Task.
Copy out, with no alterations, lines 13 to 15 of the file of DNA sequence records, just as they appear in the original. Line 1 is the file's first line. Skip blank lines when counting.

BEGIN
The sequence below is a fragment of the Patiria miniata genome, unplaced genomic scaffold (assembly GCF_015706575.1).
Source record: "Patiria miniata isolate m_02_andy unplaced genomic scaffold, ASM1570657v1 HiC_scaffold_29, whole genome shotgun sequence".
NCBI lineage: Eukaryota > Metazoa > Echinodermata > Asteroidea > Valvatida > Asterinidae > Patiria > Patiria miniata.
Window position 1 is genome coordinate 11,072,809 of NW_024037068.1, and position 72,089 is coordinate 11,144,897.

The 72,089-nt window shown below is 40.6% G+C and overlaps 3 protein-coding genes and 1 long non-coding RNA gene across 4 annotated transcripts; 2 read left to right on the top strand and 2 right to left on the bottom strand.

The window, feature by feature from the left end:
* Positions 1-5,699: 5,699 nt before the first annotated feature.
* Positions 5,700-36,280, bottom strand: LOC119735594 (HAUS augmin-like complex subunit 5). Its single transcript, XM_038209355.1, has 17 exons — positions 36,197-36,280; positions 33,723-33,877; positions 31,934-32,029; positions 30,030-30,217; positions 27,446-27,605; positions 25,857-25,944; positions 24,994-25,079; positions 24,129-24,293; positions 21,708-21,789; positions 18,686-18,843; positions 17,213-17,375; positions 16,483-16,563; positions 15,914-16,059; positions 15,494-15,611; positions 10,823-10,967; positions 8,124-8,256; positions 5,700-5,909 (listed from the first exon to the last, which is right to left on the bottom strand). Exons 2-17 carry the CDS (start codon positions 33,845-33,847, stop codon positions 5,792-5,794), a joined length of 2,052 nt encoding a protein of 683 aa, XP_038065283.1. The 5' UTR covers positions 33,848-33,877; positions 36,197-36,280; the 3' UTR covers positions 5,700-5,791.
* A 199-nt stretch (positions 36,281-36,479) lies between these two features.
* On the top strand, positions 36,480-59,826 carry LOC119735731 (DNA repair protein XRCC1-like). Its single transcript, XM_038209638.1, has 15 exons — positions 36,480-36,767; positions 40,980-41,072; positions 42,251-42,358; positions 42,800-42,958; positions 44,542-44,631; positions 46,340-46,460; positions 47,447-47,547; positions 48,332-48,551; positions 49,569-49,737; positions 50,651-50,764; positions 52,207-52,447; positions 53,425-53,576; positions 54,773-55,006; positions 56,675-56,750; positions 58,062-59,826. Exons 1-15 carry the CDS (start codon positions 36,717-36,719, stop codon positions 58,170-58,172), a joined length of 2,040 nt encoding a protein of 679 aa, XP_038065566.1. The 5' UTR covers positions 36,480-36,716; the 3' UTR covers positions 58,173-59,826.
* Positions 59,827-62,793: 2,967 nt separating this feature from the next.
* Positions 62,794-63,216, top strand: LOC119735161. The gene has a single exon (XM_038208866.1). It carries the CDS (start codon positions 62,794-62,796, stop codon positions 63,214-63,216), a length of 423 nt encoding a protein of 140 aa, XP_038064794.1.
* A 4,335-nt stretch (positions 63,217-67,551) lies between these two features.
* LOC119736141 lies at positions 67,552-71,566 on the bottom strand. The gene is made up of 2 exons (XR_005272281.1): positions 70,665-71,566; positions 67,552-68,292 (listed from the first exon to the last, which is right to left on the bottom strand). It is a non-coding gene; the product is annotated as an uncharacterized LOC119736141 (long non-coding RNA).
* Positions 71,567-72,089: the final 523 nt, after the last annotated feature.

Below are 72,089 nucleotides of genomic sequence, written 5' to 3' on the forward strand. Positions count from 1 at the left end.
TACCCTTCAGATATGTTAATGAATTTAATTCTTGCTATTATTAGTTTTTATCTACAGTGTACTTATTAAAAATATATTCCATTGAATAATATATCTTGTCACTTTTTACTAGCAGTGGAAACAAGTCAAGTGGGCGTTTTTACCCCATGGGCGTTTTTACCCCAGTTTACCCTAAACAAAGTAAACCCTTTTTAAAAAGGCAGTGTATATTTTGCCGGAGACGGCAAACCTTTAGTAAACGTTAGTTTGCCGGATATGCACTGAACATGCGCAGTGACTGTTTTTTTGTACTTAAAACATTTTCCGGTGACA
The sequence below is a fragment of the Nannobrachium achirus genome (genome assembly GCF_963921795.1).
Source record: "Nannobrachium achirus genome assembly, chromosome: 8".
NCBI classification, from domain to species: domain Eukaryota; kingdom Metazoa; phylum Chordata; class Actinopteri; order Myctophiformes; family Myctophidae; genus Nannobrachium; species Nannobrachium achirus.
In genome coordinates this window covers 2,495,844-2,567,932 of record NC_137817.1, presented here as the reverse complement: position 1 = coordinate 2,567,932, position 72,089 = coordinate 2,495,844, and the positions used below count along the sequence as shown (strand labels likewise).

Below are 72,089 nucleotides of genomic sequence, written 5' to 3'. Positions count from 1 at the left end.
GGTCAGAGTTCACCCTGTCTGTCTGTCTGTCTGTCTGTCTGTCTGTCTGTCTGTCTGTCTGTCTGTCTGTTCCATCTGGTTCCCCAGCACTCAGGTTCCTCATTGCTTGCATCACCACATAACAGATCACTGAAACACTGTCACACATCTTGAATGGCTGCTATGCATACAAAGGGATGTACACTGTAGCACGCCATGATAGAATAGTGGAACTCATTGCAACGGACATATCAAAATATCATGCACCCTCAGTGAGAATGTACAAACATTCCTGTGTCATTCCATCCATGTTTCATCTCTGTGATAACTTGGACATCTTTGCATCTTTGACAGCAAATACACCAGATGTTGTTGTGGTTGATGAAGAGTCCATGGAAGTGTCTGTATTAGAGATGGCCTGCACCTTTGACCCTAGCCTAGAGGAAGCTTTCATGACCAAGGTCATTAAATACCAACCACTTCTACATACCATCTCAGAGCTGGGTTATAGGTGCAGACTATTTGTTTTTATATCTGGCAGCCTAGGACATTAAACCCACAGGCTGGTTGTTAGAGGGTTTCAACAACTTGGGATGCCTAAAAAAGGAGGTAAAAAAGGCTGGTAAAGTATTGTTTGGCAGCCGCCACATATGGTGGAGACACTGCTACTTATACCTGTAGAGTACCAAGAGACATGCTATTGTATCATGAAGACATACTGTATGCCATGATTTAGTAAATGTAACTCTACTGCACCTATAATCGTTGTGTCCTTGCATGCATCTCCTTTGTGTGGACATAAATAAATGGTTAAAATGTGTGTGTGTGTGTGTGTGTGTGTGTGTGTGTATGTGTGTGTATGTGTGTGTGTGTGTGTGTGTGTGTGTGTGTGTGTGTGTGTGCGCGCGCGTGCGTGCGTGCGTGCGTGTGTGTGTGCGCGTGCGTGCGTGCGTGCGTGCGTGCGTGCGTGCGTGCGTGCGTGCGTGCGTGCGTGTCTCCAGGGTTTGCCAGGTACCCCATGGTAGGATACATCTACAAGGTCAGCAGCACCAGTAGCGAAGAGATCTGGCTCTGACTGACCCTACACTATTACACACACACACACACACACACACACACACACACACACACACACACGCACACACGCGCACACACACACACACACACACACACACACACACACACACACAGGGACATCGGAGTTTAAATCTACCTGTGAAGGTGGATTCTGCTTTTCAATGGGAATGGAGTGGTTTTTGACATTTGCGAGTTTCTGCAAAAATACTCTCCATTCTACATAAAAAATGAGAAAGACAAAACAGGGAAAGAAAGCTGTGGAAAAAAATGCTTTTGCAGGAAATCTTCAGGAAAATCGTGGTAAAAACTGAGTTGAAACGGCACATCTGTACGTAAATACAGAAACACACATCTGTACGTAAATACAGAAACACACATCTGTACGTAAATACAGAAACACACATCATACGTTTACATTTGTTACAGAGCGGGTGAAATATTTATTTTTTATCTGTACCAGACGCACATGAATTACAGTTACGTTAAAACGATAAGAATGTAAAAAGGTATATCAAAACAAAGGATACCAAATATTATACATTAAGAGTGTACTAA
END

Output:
* A 4,335-nt stretch (positions 63,217-67,551) lies between these two features.
* LOC119736141 lies at positions 67,552-71,566 on the bottom strand. The gene is made up of 2 exons (XR_005272281.1): positions 70,665-71,566; positions 67,552-68,292 (listed from the first exon to the last, which is right to left on the bottom strand). It is a non-coding gene; the product is annotated as an uncharacterized LOC119736141 (long non-coding RNA).
* Positions 71,567-72,089: the final 523 nt, after the last annotated feature.